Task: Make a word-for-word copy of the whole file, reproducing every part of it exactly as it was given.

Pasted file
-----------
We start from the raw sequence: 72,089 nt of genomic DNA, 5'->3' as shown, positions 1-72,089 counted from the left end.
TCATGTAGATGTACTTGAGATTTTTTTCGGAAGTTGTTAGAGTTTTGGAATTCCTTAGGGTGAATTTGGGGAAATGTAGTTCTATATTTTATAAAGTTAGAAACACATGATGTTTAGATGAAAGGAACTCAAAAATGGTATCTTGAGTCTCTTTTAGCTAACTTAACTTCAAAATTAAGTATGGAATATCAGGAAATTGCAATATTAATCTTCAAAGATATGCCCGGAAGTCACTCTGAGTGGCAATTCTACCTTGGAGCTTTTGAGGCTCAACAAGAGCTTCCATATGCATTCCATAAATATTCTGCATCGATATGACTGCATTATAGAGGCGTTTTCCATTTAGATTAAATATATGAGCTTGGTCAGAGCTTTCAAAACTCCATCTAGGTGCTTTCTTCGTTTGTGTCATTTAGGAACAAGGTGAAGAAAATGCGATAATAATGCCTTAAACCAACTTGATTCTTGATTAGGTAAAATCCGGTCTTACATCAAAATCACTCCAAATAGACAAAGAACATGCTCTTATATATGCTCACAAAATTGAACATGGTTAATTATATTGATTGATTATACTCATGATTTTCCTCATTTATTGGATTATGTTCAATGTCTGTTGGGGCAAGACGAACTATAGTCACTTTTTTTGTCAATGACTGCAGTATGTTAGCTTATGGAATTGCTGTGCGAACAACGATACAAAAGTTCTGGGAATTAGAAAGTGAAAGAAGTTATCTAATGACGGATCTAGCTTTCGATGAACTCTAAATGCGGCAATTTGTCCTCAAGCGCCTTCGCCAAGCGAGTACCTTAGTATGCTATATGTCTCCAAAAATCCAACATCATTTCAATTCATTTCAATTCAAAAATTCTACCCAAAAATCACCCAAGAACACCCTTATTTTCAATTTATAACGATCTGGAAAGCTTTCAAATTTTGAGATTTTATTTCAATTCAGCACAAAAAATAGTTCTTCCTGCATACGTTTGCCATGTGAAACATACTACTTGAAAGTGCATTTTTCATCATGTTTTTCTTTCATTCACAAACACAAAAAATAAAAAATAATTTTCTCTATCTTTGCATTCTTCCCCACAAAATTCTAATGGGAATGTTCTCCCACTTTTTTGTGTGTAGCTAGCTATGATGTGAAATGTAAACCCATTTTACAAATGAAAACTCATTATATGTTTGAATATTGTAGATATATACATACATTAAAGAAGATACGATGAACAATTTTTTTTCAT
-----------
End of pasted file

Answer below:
We start from the raw sequence: 72,089 nt of genomic DNA, 5'->3' as shown, positions 1-72,089 counted from the left end.
TCATGTAGATGTACTTGAGATTTTTTTCGGAAGTTGTTAGAGTTTTGGAATTCCTTAGGGTGAATTTGGGGAAATGTAGTTCTATATTTTATAAAGTTAGAAACACATGATGTTTAGATGAAAGGAACTCAAAAATGGTATCTTGAGTCTCTTTTAGCTAACTTAACTTCAAAATTAAGTATGGAATATCAGGAAATTGCAATATTAATCTTCAAAGATATGCCCGGAAGTCACTCTGAGTGGCAATTCTACCTTGGAGCTTTTGAGGCTCAACAAGAGCTTCCATATGCATTCCATAAATATTCTGCATCGATATGACTGCATTATAGAGGCGTTTTCCATTTAGATTAAATATATGAGCTTGGTCAGAGCTTTCAAAACTCCATCTAGGTGCTTTCTTCGTTTGTGTCATTTAGGAACAAGGTGAAGAAAATGCGATAATAATGCCTTAAACCAACTTGATTCTTGATTAGGTAAAATCCGGTCTTACATCAAAATCACTCCAAATAGACAAAGAACATGCTCTTATATATGCTCACAAAATTGAACATGGTTAATTATATTGATTGATTATACTCATGATTTTCCTCATTTATTGGATTATGTTCAATGTCTGTTGGGGCAAGACGAACTATAGTCACTTTTTTTGTCAATGACTGCAGTATGTTAGCTTATGGAATTGCTGTGCGAACAACGATACAAAAGTTCTGGGAATTAGAAAGTGAAAGAAGTTATCTAATGACGGATCTAGCTTTCGATGAACTCTAAATGCGGCAATTTGTCCTCAAGCGCCTTCGCCAAGCGAGTACCTTAGTATGCTATATGTCTCCAAAAATCCAACATCATTTCAATTCATTTCAATTCAAAAATTCTACCCAAAAATCACCCAAGAACACCCTTATTTTCAATTTATAACGATCTGGAAAGCTTTCAAATTTTGAGATTTTATTTCAATTCAGCACAAAAAATAGTTCTTCCTGCATACGTTTGCCATGTGAAACATACTACTTGAAAGTGCATTTTTCATCATGTTTTTCTTTCATTCACAAACACAAAAAATAAAAAATAATTTTCTCTATCTTTGCATTCTTCCCCACAAAATTCTAATGGGAATGTTCTCCCACTTTTTTGTGTGTAGCTAGCTATGATGTGAAATGTAAACCCATTTTACAAATGAAAACTCATTATATGTTTGAATATTGTAGATATATACATACATTAAAGAAGATACGATGAACAATTTTTTTTCAT